How to write an email of reassurance to a customer

We all worry at some time or other, it is a fact of life. Whether it is about something we have said or done in the past or about what is going to happen in the future. When we are feeling this uncertainty or worry it is always good to get some reassurance from others that it isn't something we should worry about or it will be taken care of.

And when a customer writes an email to your company about something they are worried about, you have to take the role of the person reassuring them (and sometimes calming them down).

In order to write a good email of reassurance to a customer, you need to understand what goes into writing one. So, before showing you an example of a good email of reassurance, I will tell you some things to be aware of and some things you should and shouldn't do when writing one (you will see these being used in the example of the email of reassurance).

Treat their worries as valid, even when they aren't

Some people do have a tendency to worry more than others. And these are probably going to be the majority of people you are going to send an email of reassurance to. And when they do, it can be about the most trivial or ridiculous things.

But what may seem trivial or ridiculous to you, will definitely not seem so to them. And this is very important to know if you are dealing with a customer who is panicking or overly worried about some things.

Because when you are dealing with a customer who is like this, it is not enough just to address each concern and say that there is no need to worry about them and justify why (although you have to do this in the email that you write to them), you also have to tell them indirectly that the concerns that they have are valid (or at least one of them), even when you think they are not.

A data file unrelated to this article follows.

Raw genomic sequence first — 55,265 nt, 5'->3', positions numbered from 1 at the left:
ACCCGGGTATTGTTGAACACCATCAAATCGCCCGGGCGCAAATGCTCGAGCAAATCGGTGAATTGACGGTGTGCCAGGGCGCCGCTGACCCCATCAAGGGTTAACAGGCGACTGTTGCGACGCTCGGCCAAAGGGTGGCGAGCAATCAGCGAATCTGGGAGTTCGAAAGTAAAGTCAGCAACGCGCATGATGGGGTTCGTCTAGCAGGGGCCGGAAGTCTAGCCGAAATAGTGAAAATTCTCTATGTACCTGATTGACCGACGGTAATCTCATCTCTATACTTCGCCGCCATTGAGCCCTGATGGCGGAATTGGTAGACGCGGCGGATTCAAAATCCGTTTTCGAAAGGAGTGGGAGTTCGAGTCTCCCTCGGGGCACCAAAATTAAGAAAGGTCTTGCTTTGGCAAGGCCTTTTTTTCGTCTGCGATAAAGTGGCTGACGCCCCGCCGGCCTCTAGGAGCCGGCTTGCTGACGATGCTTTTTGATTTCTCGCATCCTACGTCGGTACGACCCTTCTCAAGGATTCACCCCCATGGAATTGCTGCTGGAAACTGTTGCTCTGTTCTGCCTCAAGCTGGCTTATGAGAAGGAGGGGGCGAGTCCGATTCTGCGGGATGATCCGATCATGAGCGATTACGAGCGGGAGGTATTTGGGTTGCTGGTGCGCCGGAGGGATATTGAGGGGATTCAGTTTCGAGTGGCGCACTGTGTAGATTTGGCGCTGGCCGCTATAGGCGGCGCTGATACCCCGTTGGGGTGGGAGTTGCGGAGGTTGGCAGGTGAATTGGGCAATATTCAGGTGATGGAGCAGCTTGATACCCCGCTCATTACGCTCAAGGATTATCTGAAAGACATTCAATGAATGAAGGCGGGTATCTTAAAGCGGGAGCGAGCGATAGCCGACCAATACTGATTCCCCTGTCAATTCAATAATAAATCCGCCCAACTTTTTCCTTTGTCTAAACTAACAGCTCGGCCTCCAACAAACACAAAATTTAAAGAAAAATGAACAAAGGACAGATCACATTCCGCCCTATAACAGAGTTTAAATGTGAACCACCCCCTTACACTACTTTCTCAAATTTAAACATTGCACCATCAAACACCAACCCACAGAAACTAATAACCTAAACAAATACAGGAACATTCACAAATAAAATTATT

They don't know as much as you

All customers (both those who worry a lot and those who don't) will not know as much about how things operate in your company, the processes that you have etc..., as you do. So something to you which is obvious (e.g. how long it takes a refund to be sent, whether you can change an order after it is made etc...), is not going to be to them. So be aware of this and put yourself in their position.

Don't say we already told you

Even though you or someone else has already told them about something before they are asking about again (e.g. "as you were informed about in our previous...") or you know that they will have been informed of something before (e.g. "The conditions of cancellations were included in the email you received when you booked."), don't say these facts in the email you write. If you do, it sounds like you are telling them that they are wasting your time or that they are stupid for not remembering it or having read it. Which won't go down well.

Give them options

If it is possible to do so, give them the opportunity to change something if they want to (e.g. the dates of something they have booked or the size of something they have ordered). Being provided with options gives them the sense of having some control, which will make them feel better.

Don't say things you are not sure about

Although the purpose of an email of reassurance is to obviously reassure the person that they have nothing to worry about, you shouldn't make false or incorrect assertions. So:

  • You shouldn't make false reassurances just to stop them worrying or contacting you again.
  • Tell them things if you don't know if they are completely correct or don't know you can deliver what you say you are.

The worst thing you can do is to say that everything is fine when it isn't. Because they are likely going to find out at some point and this will impact very negatively on the trust that the person will have in the organisation that you work for.